Unchanged Fed monetary stance in the US only added fuel to the current downward trend in the US dollar and run-up in risky assets. US curve steepening also continued last week. The euro burst through the $1.22 ceiling.
The message from the Fed last week is broadly in line with previous communication. The economic outlook has improved and the prospects for a vaccine do represent light at the end of the tunnel. That said, public policy is still much needed in the short run to make up for lost income as federal unemployment benefits expire. The Fed expressed concerns about the termination at the end of the year of credit facilities decided by the Administration. Jerome Powell made it clear that the Fed was ready and able to restart swiftly these backstop facilities that were targeted to small businesses and municipalities. The republican majority in the Senate however strongly opposes reuse by the Biden Administration of the Treasury’s funds invested in these facilities. This only highlights the importance of the Senate elections in Georgia in early January. It is of the utmost importance to avoid that partisanship in Congress limits room for maneuver of the incoming government at the worst time possible. In turn, the highly politicized debt ceiling debate will come back to haunt markets sometime in 2021.
Jerome Powell indicated that monetary stimulus will be adjusted to incoming economic data. The Fed will hence remain behind the curve both in terms of employment developments and the eventual pickup in the inflation rate. It is akin to a new paradigm in which the Fed reacts to current data releases instead of relying on its best judgment on economic prospects. It is all the more remarkable that the Fed’s macroeconomic projections have been a revised up markedly from September. Economic growth is projected to reach 4.2%y in the fourth quarter of 2021 after a contraction of 2.4%y (4T20). The unemployment rate is forecasted to decline to 5% by end 2021. Fed forecasts imply 4.5%ar growth in the three months to December 2020. Next year, the required sequential expansion rate is about 2% in annualized terms. As regards the Fed Funds rate, zero rates are here to stay until the end of 2023. Five policymakers nevertheless envisage rate liftoff in 2023. Changes in asset purchases may be the best policy tool to smooth out fluctuations in activity. Monthly bond purchases have been maintained at about $80b Treasuries and $40b MBS. Continued support to mortgage markets may be somewhat surprising given that strength in residential investment has been a driving force behind the recovery. The issue may be that lack of coordination of economic policy whereby mortgage refinancing at ever lower rates is being used as a substitute for income transfers to households. This is highly dubious.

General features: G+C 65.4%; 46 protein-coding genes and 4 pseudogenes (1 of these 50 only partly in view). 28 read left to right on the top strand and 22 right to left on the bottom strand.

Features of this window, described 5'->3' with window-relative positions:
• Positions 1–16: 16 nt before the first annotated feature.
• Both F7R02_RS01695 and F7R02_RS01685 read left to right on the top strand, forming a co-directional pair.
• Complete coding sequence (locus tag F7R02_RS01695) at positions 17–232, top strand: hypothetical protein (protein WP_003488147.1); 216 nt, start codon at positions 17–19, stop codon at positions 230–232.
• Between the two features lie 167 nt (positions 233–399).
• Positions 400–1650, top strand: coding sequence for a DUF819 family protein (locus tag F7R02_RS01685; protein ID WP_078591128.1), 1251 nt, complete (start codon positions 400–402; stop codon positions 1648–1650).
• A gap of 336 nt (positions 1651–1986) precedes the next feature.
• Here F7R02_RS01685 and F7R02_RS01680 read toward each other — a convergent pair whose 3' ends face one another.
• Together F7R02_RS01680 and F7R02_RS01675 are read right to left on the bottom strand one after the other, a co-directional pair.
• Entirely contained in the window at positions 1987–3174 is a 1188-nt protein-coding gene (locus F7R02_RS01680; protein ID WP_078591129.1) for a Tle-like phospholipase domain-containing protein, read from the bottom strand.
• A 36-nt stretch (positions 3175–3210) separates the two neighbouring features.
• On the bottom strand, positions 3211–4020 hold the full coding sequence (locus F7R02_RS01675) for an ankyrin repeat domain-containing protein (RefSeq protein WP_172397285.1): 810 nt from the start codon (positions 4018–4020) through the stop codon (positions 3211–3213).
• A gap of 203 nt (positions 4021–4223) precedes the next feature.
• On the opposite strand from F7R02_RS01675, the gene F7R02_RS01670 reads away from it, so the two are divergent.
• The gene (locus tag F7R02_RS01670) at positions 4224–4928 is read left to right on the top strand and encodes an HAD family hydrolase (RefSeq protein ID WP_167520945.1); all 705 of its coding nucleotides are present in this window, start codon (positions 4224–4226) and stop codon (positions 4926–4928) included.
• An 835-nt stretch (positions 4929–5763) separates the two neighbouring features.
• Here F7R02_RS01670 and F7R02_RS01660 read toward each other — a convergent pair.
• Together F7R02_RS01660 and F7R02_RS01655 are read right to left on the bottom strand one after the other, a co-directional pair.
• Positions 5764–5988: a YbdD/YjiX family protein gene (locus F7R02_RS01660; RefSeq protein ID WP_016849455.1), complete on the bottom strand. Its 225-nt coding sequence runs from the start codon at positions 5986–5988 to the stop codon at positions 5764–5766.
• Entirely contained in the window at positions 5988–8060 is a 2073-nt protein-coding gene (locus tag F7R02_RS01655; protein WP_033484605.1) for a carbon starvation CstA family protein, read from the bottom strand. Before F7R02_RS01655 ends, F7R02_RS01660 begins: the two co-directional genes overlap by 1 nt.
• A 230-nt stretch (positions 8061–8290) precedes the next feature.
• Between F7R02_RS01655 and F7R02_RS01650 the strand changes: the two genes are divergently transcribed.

As regards bond markets, Treasury yields have ranged between 0.88% and 0.95% on 10-year notes around the FOMC. Curve steepening continues with 5s30s spreads breaking above 130bp (2016 high) as the Fed failed to alter the duration of its bond purchases. Fed intervention may remain neutral in terms of curve as long as mortgage demand remains strong. On the German market, the weekly yield change was more homogenous along the maturity spectrum. The German debt agency announced its issuance program for 2021. It comprises a new 30-year Green bond and increases in 7- and 15-year maturities. Net bond issuance amounting to €130b will be fully absorbed by ECB bond buying. German Bund scarcity will likely reappear with renewed tensions in repo rates. In parallel, sovereign spreads continued to narrow across countries favoring high Italian spreads in particular. The spread on 10-year BTPs now hover about 110bp. Iberian debt spreads are trading about 0% before ECB suspends purchases through the holidays season.
The expected absence of central banks only amplified the trends prevailing in the currency markets. US external disequilibrium weigh on the US dollar (as DXY trades under 90) and stimulate a reach for alternatives including gold and its digital equivalent bitcoin which broke above the $23k ceiling. The euro appreciated above $1.22 driving high-beta Scandinavian currencies higher. Currencies linked to commodity prices (AUD, CAD) have been well oriented. In turn, possible PBoC monetary tightening hints at continued CNY appreciation.
The dollar adjustment does underpin risk-taking in global financial markets. US equities have made new record highs thanks to technology stock gains despite the antitrust regulatory push weighing on the largest companies. Nasdaq is indeed trading above 12 700. Despite higher crude prices, backwardation in oil futures market sparked some profit taking in energy stocks.
The drop in the greenback also magnified the rush into emerging bonds. Final investor flows accelerated cutting spreads further by 11bp last week to 354bp. In Europe, equity markets have remained well oriented. Lastly, the banking regulator will limit dividend payouts, which appeared to have caused some selling across the banking sector.
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